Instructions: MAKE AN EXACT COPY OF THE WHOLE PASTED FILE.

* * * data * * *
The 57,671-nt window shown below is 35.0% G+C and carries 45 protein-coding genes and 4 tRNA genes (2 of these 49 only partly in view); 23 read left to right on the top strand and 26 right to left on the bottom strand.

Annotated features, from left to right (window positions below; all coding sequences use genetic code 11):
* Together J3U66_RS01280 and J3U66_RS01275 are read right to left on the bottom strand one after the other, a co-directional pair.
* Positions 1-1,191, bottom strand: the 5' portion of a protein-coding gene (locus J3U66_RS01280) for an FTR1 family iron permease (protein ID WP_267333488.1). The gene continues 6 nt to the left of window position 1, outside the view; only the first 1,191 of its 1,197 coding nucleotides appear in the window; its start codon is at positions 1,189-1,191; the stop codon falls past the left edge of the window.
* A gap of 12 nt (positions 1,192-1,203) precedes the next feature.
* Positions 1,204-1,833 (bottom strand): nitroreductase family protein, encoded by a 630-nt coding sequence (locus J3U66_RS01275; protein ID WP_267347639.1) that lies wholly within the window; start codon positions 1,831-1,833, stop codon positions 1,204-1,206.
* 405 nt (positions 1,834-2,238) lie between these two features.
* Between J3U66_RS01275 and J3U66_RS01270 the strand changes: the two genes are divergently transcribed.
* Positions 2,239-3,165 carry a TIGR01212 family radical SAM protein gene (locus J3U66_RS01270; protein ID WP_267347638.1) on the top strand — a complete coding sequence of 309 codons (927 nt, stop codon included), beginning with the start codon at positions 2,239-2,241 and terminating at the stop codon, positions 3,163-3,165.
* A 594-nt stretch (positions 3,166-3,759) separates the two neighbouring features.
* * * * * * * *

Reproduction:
The 57,671-nt window shown below is 35.0% G+C and carries 45 protein-coding genes and 4 tRNA genes (2 of these 49 only partly in view); 23 read left to right on the top strand and 26 right to left on the bottom strand.

Annotated features, from left to right (window positions below; all coding sequences use genetic code 11):
* Together J3U66_RS01280 and J3U66_RS01275 are read right to left on the bottom strand one after the other, a co-directional pair.
* Positions 1-1,191, bottom strand: the 5' portion of a protein-coding gene (locus J3U66_RS01280) for an FTR1 family iron permease (protein ID WP_267333488.1). The gene continues 6 nt to the left of window position 1, outside the view; only the first 1,191 of its 1,197 coding nucleotides appear in the window; its start codon is at positions 1,189-1,191; the stop codon falls past the left edge of the window.
* A gap of 12 nt (positions 1,192-1,203) precedes the next feature.
* Positions 1,204-1,833 (bottom strand): nitroreductase family protein, encoded by a 630-nt coding sequence (locus J3U66_RS01275; protein ID WP_267347639.1) that lies wholly within the window; start codon positions 1,831-1,833, stop codon positions 1,204-1,206.
* 405 nt (positions 1,834-2,238) lie between these two features.
* Between J3U66_RS01275 and J3U66_RS01270 the strand changes: the two genes are divergently transcribed.
* Positions 2,239-3,165 carry a TIGR01212 family radical SAM protein gene (locus J3U66_RS01270; protein ID WP_267347638.1) on the top strand — a complete coding sequence of 309 codons (927 nt, stop codon included), beginning with the start codon at positions 2,239-2,241 and terminating at the stop codon, positions 3,163-3,165.
* A 594-nt stretch (positions 3,166-3,759) separates the two neighbouring features.